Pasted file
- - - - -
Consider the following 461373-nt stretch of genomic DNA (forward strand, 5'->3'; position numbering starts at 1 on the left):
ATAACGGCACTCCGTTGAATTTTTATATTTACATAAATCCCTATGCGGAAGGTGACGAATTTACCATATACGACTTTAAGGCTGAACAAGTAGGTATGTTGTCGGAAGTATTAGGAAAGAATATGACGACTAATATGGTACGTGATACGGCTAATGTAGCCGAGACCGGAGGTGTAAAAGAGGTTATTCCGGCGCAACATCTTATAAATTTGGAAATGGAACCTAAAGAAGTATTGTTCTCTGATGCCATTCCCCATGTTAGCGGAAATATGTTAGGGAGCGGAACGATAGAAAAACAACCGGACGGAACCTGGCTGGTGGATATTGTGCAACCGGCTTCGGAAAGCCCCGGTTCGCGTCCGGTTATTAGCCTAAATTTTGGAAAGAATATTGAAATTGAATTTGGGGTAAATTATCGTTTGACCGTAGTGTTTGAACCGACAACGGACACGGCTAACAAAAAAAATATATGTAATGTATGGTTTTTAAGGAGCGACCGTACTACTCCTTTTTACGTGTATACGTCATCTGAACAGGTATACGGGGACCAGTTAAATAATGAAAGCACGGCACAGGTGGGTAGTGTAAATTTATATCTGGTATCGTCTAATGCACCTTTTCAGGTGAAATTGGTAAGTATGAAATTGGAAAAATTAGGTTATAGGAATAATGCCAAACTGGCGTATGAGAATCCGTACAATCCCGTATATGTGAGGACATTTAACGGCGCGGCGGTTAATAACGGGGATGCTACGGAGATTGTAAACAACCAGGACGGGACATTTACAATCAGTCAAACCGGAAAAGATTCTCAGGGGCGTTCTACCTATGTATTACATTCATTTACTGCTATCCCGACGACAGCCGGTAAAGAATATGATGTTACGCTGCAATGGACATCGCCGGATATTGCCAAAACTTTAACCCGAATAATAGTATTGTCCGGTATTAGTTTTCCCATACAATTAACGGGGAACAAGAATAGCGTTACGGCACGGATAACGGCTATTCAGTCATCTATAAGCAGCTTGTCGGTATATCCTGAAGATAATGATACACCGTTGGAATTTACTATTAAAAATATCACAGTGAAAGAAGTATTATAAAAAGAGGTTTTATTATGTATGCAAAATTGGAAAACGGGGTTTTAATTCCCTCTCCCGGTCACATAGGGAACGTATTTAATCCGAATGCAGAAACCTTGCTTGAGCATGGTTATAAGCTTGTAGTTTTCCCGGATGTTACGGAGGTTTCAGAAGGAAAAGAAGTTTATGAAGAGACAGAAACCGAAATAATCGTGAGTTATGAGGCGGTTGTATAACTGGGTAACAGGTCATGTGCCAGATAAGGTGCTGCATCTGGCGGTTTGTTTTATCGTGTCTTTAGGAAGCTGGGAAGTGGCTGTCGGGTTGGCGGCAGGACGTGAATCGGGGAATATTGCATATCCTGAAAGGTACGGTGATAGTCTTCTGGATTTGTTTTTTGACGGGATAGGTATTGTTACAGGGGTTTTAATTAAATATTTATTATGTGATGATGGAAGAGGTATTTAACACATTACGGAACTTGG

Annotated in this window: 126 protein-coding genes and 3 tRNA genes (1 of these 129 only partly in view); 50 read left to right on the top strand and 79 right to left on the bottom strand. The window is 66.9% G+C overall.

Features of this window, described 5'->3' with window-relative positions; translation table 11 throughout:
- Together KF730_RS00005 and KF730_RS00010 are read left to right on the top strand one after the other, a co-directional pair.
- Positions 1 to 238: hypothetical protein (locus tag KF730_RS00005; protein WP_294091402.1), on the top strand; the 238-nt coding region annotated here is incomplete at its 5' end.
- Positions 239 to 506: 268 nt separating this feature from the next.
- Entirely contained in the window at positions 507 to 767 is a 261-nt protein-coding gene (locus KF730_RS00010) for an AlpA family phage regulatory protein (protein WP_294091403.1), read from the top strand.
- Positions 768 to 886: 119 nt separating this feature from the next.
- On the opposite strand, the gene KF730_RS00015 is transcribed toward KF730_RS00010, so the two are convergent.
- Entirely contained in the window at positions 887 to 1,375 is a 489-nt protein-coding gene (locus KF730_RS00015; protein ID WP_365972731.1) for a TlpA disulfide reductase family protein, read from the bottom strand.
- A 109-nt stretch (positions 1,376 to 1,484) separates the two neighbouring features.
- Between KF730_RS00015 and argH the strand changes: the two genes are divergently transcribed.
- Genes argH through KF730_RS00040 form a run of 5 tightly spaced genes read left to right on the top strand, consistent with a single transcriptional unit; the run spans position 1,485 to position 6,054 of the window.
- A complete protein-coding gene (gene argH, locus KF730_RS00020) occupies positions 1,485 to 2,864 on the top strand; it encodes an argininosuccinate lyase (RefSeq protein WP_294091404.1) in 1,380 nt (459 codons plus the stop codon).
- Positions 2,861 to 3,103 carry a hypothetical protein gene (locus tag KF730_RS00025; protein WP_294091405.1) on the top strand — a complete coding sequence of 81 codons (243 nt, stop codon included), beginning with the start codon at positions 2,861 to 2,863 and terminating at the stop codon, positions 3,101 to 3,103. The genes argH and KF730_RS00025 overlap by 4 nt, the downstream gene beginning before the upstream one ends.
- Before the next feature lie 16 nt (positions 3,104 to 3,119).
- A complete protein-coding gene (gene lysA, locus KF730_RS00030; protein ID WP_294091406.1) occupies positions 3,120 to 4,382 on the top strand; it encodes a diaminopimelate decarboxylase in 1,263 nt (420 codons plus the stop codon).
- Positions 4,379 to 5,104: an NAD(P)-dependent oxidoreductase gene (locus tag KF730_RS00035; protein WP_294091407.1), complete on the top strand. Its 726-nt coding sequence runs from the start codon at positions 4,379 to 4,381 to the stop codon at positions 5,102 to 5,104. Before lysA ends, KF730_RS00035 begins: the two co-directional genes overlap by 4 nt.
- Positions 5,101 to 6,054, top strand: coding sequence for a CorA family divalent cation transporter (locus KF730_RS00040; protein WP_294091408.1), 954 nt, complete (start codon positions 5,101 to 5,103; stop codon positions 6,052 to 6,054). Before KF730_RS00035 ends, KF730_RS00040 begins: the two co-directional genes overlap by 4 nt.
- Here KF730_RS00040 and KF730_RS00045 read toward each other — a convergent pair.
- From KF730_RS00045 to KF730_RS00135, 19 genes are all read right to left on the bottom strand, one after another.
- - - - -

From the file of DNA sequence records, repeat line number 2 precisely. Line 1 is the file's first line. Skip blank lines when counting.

ATAACGGCACTCCGTTGAATTTTTATATTTACATAAATCCCTATGCGGAAGGTGACGAATTTACCATATACGACTTTAAGGCTGAACAAGTAGGTATGTTGTCGGAAGTATTAGGAAAGAATATGACGACTAATATGGTACGTGATACGGCTAATGTAGCCGAGACCGGAGGTGTAAAAGAGGTTATTCCGGCGCAACATCTTATAAATTTGGAAATGGAACCTAAAGAAGTATTGTTCTCTGATGCCATTCCCCATGTTAGCGGAAATATGTTAGGGAGCGGAACGATAGAAAAACAACCGGACGGAACCTGGCTGGTGGATATTGTGCAACCGGCTTCGGAAAGCCCCGGTTCGCGTCCGGTTATTAGCCTAAATTTTGGAAAGAATATTGAAATTGAATTTGGGGTAAATTATCGTTTGACCGTAGTGTTTGAACCGACAACGGACACGGCTAACAAAAAAAATATATGTAATGTATGGTTTTTAAGGAGCGACCGTACTACTCCTTTTTACGTGTATACGTCATCTGAACAGGTATACGGGGACCAGTTAAATAATGAAAGCACGGCACAGGTGGGTAGTGTAAATTTATATCTGGTATCGTCTAATGCACCTTTTCAGGTGAAATTGGTAAGTATGAAATTGGAAAAATTAGGTTATAGGAATAATGCCAAACTGGCGTATGAGAATCCGTACAATCCCGTATATGTGAGGACATTTAACGGCGCGGCGGTTAATAACGGGGATGCTACGGAGATTGTAAACAACCAGGACGGGACATTTACAATCAGTCAAACCGGAAAAGATTCTCAGGGGCGTTCTACCTATGTATTACATTCATTTACTGCTATCCCGACGACAGCCGGTAAAGAATATGATGTTACGCTGCAATGGACATCGCCGGATATTGCCAAAACTTTAACCCGAATAATAGTATTGTCCGGTATTAGTTTTCCCATACAATTAACGGGGAACAAGAATAGCGTTACGGCACGGATAACGGCTATTCAGTCATCTATAAGCAGCTTGTCGGTATATCCTGAAGATAATGATACACCGTTGGAATTTACTATTAAAAATATCACAGTGAAAGAAGTATTATAAAAAGAGGTTTTATTATGTATGCAAAATTGGAAAACGGGGTTTTAATTCCCTCTCCCGGTCACATAGGGAACGTATTTAATCCGAATGCAGAAACCTTGCTTGAGCATGGTTATAAGCTTGTAGTTTTCCCGGATGTTACGGAGGTTTCAGAAGGAAAAGAAGTTTATGAAGAGACAGAAACCGAAATAATCGTGAGTTATGAGGCGGTTGTATAACTGGGTAACAGGTCATGTGCCAGATAAGGTGCTGCATCTGGCGGTTTGTTTTATCGTGTCTTTAGGAAGCTGGGAAGTGGCTGTCGGGTTGGCGGCAGGACGTGAATCGGGGAATATTGCATATCCTGAAAGGTACGGTGATAGTCTTCTGGATTTGTTTTTTGACGGGATAGGTATTGTTACAGGGGTTTTAATTAAATATTTATTATGTGATGATGGAAGAGGTATTTAACACATTACGGAACTTGG